Sacros – “Sacros” is a long-lost gem from Chile

by TW on January 8, 2009

sacros Sacros   Sacros is a long lost gem from Chile

I’m always blown away by the history of records. For all the albums that were recorded across the globe in the 1970s, and have survived, there are untold how many more that didn’t, or did – just barely.

The self-titled album by the Chilean trio Sacros (“The Sacred”) is a perfect example of an LP that somehow survived the tyranny of a military dictatorship, only to be reissued 35 years later. It recently came my way from the good folks at Forced Exposure Records, the U.S. distributor for Shadoks Music, a label specializing in reissuing very rare psychedelic records.

According to the liners, Sacros’ sole album was recorded in 1970 for the state label IRT but not released until Sept. 18, 1973, just seven days after right-wing military General Augusto Pinochet took control of Chile. Like in Soviet-era Russia, the government wielded absolute control over what music was permitted to be recorded and played. As such, most “rock” and popular music was a no-no. The tapes were destroyed and “only very few copies survived.” Following the coup, two members of Sacros – Hernan Valdovinos (bass/vocals) and Tomas Herrera (percussion) – went to Spain, while third member Patricio Panussis (guitar/vocals) stuck it out in Chile, pursuing a music career as best he could, keeping under the radar of the new regime.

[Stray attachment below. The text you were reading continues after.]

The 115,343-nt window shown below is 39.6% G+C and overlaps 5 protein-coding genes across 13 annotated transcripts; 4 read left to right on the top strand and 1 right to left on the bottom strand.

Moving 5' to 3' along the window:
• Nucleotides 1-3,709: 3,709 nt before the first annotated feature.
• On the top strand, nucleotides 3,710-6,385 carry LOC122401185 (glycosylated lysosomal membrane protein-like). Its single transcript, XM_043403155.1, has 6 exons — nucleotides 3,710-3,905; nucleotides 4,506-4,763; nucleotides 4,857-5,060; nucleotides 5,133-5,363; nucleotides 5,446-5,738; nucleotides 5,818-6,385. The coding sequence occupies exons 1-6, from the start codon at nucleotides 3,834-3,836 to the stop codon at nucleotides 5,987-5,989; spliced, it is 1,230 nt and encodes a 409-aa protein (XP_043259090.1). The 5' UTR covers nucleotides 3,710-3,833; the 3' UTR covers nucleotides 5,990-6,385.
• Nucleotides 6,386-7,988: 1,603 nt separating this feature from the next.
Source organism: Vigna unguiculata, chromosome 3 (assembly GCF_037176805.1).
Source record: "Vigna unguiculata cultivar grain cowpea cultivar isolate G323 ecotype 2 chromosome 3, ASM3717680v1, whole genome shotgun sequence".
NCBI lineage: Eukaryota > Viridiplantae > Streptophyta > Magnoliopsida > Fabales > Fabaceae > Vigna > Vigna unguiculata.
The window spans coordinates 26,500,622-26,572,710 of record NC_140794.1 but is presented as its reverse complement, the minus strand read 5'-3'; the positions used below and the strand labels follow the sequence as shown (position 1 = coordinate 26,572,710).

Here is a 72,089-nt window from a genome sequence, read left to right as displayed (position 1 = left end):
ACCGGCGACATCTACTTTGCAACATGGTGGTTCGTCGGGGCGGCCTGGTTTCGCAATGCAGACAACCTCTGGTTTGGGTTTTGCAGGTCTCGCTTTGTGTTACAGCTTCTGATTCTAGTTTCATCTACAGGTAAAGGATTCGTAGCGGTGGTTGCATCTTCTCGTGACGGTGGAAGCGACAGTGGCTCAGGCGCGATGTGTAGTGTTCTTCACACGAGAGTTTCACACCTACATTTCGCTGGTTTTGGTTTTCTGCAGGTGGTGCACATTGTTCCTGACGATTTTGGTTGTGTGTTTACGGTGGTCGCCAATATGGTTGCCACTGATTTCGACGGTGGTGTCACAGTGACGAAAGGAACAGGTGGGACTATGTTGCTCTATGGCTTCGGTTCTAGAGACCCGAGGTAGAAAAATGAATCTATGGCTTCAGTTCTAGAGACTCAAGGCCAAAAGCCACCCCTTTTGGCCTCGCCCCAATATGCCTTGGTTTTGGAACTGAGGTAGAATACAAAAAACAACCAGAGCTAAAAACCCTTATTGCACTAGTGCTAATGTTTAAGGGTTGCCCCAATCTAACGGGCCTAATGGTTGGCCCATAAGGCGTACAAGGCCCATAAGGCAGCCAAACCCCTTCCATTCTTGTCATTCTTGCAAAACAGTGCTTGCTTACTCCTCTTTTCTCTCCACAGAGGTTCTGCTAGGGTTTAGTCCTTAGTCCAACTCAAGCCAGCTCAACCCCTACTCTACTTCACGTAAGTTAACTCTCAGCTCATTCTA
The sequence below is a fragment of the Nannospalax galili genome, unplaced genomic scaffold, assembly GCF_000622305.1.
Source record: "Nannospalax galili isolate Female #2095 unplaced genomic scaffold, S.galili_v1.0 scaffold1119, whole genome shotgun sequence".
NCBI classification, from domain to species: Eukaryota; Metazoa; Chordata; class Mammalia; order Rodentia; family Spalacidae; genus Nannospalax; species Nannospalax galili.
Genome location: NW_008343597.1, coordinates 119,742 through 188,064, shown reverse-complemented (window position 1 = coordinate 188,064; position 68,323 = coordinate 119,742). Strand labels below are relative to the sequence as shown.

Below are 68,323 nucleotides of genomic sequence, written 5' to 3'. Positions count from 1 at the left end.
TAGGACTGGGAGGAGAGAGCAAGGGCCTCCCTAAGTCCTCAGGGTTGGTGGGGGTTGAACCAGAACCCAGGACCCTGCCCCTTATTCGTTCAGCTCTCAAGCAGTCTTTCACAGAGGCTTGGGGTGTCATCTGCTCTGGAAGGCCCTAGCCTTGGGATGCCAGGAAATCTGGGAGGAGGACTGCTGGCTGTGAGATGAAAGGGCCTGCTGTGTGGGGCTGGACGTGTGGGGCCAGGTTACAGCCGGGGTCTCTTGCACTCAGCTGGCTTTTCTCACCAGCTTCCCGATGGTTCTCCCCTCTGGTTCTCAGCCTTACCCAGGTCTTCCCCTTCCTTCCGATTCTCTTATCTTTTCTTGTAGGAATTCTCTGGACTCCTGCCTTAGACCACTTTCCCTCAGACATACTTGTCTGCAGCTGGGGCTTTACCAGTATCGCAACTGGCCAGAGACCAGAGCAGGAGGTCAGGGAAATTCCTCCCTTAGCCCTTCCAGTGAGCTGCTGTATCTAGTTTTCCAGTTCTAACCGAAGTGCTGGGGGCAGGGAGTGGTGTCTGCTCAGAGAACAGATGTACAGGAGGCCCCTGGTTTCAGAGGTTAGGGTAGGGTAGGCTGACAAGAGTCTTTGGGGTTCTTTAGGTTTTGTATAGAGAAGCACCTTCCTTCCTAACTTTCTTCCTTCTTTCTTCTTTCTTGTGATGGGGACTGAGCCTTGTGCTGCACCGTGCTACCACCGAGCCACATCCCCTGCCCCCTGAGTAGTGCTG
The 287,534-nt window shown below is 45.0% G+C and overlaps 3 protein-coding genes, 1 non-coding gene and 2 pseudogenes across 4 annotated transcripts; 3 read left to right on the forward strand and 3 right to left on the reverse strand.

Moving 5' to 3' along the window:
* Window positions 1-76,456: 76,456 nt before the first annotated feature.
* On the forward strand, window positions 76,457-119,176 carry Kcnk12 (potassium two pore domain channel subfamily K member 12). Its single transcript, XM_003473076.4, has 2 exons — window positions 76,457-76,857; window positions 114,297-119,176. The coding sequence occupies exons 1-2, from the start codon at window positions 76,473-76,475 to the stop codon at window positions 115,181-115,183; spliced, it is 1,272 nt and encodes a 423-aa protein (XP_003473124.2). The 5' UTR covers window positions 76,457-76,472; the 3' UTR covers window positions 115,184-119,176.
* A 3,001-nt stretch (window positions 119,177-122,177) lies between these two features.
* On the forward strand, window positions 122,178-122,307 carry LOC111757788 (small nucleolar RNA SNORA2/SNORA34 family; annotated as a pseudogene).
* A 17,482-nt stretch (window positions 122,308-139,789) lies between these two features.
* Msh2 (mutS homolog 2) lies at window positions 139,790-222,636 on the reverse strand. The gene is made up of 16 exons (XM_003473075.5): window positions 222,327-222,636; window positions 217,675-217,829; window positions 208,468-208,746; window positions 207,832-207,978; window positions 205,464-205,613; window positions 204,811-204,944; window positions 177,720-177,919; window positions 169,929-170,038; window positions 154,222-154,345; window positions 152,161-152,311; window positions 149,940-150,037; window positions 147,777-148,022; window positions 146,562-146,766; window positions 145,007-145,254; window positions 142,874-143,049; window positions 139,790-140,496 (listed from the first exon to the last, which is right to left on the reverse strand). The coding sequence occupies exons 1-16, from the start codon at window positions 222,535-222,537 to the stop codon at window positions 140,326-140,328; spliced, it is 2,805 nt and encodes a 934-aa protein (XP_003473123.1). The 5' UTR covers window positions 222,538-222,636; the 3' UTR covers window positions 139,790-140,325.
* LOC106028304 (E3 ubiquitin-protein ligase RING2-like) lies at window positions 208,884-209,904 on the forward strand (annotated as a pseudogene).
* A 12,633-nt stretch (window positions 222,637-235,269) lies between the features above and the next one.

Onto the music. Sacros features 10 original tracks, all sung in Spanish (lyrics are included in the liners). The tunes have a lilting, dream-like feel, with lots of 12-string guitar, up-front bass and harmony vocals. I’m reminded most of The Byrds, when they were combining country rock with more experimental music, such as on The Notorious Byrd Brothers. As the liners suggest – and the cover art confirms – Sacros drew inspiration from the god Quetzalcoatl, whom the Aztecs believed created the world. As well, one of the album’s best songs is titled “Quetzalcoatl,” and its chiming, sitar-like guitars and percussion go far to conjure images of the great Feathered Serpent. I also dig the rolling bass and gentle fingerpicking that drives “Cobre, Pobres, Viejos” and the cry-for-freedom vibe of “Manos Duras.”

If the record suffers anywhere, it’s from the sound, which is a bit veiled and grainy in places (I’m guessing the IRT studios were far from state of the art). Still, I’m thrilled to hear this recording and applaud Shadoks for bringing it to light these many years later.

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